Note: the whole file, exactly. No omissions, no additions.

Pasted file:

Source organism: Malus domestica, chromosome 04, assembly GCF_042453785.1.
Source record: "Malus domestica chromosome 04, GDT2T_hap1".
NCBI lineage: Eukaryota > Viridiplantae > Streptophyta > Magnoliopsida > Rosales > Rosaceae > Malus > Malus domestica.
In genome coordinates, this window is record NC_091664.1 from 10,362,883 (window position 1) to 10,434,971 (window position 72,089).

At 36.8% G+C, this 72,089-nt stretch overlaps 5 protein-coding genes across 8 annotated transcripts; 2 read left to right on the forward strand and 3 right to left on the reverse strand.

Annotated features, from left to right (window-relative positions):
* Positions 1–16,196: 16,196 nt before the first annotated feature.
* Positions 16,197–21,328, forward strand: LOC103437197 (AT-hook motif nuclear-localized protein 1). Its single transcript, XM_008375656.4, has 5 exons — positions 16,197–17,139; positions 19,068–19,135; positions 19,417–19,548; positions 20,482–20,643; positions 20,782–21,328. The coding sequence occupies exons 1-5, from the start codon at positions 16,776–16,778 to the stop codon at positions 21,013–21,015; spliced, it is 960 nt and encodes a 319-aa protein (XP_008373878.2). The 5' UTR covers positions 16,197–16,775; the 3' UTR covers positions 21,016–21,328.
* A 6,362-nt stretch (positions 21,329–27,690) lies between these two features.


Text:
Source organism: Malus domestica, chromosome 04, assembly GCF_042453785.1.
Source record: "Malus domestica chromosome 04, GDT2T_hap1".
NCBI lineage: Eukaryota > Viridiplantae > Streptophyta > Magnoliopsida > Rosales > Rosaceae > Malus > Malus domestica.
In genome coordinates, this window is record NC_091664.1 from 10,362,883 (window position 1) to 10,434,971 (window position 72,089).

At 36.8% G+C, this 72,089-nt stretch overlaps 5 protein-coding genes across 8 annotated transcripts; 2 read left to right on the forward strand and 3 right to left on the reverse strand.

Annotated features, from left to right (window-relative positions):
* Positions 1–16,196: 16,196 nt before the first annotated feature.
* Positions 16,197–21,328, forward strand: LOC103437197 (AT-hook motif nuclear-localized protein 1). Its single transcript, XM_008375656.4, has 5 exons — positions 16,197–17,139; positions 19,068–19,135; positions 19,417–19,548; positions 20,482–20,643; positions 20,782–21,328. The coding sequence occupies exons 1-5, from the start codon at positions 16,776–16,778 to the stop codon at positions 21,013–21,015; spliced, it is 960 nt and encodes a 319-aa protein (XP_008373878.2). The 5' UTR covers positions 16,197–16,775; the 3' UTR covers positions 21,016–21,328.
* A 6,362-nt stretch (positions 21,329–27,690) lies between these two features.